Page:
The Denver Metropolis Council committee promotes supply of pots and suggests hospitality choices


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Proposals for the city to decide on marijuana delivery and hospitality were made on March 16 by a committee of the Denver City Council. The first readings are expected to take place before the end of the month.

If approved by the full council next month, the proposed bills could include marijuana delivery, permanent to-go windows in pharmacies, an expanded social pot consumption program, and a social equity licensing initiative for the marijuana industry in Add Denver as well as make numerous other changes in city rules. However, the three proposals drawn up by the Denver Department of Excise and Licensing cover all areas that are of concern to both Denver city council members and the city’s marijuana community and could call for change.

Here is a breakdown of the current proposals:

The delivery of marijuana in Denver seems to be a matter of when, not when. Delivery drivers are already out and about in Aurora, and nearby communities like Thornton and Longmont are now considering approving the service. Denver’s proposal to allow delivery within city limits follows most of the rules of the state’s marijuana enforcement department. Delivery will be interrupted when the local pharmacy closes at 10:00 p.m. Orders can only be delivered to residential addresses and are limited to 1 ounce of flower, 8 grams of concentrate, or food containing 800 milligrams of THC. Those who order marijuana must show their ID to the delivery driver.

While there is still some discussion going on about the nuances of ID verification and opening hours, the issue of delivery itself has been the least controversial issue during hearings with councilors and excise and license representatives. Most of the conversation was about who will get the business licenses to ship. As currently proposed, shipping permits – and all other marijuana business licenses except those for research institutions – will be reserved for social justice applicants until 2027.

Denver already has a cannabis hospitality program, although few have participated. There is currently only one company operating in Denver under the social pots licensing program. Others who have tried to break into the field complain about the city’s location restrictions and the lack of profitable business models that are allowed by the state. After Colorado passed law in 2019 that licensed marijuana hosting to restaurants, art and yoga studios, arcades, mobile lounges, and other businesses, that excuse no longer applied. The overhaul of the city’s hospitality program would allow more companies to apply and would allow indoor smoking and even micro-sales and mobile lounges – but the 1,000-foot buffer between a social use company and a daycare, one Drug treatment center and a city’s own park, pool or recreation center is currently still available.

Marijuana industry officials and supporters have come out against the buffer, suggesting changing it to 500 feet or removing daycare requirements altogether. Excise taxes and licenses (and Mayor Micheal Hancock in particular) are in favor of the restrictions, however, so the fight is likely to continue during the full council hearings.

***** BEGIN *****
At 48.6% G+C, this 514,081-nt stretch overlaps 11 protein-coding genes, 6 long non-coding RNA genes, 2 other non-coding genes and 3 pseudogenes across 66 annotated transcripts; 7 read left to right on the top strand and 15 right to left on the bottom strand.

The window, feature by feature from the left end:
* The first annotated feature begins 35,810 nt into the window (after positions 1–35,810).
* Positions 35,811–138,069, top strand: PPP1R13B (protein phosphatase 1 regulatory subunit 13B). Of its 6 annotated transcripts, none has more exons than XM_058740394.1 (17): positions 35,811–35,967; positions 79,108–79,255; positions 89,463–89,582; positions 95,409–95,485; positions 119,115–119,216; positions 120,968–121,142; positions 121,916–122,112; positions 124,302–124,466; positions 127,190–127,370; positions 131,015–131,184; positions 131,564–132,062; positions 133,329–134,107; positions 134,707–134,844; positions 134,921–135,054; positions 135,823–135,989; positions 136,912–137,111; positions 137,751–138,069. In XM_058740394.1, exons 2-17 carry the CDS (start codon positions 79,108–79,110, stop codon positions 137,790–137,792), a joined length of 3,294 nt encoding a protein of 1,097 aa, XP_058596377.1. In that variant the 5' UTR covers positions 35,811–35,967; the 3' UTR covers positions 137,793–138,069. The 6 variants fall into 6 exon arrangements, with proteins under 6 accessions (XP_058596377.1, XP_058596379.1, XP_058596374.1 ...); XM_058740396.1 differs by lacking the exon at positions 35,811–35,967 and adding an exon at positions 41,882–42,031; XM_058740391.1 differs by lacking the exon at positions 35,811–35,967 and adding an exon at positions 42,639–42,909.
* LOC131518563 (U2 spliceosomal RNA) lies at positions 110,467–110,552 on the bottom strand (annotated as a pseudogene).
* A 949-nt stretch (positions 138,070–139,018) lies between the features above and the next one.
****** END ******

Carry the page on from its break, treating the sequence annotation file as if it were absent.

Social justice
The provision that all new marijuana business licenses in Denver will be reserved through 2027 to owners who qualify for a new social justice designation remains in play.

The definition of social justice, which was passed by the Colorado legislature at the end of the 2020 session, provides that a qualified social justice applicant must be a citizen who has been arrested or convicted of a drug offense in connection with or in a drug investigation have lived in a designated zone with low economic opportunities or high crime rate; Anyone with a family member who has been exposed to drug offenses would also be eligible.

Drive-through windows and curb service
In response to COVID-19 guidelines enacted by Governor Jared Polis at the start of the pandemic, take-away marijuana sales – via roadside transactions and drive-through and inspection windows – are currently legal in Denver. What began as temporary rules was permanently incorporated into the state’s marijuana code on January 1 by the Colorado Marijuana Enforcement Division. However, local jurisdictions must opt ​​for the rules of the MED in order to continue pot takeaway services after the pandemic. Although this was originally prohibited in the Excise and License proposal, the Council requested that the sale of go-go sales be included in the language of the measures, which are under consideration by the entire Council.

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Thomas Mitchell has been writing about everything cannabis-related for Westword since 2014, covering sports, real estate, and general news en route to publications like the Republic of Arizona, Inman, and Fox Sports. He is currently the cannabis editor for

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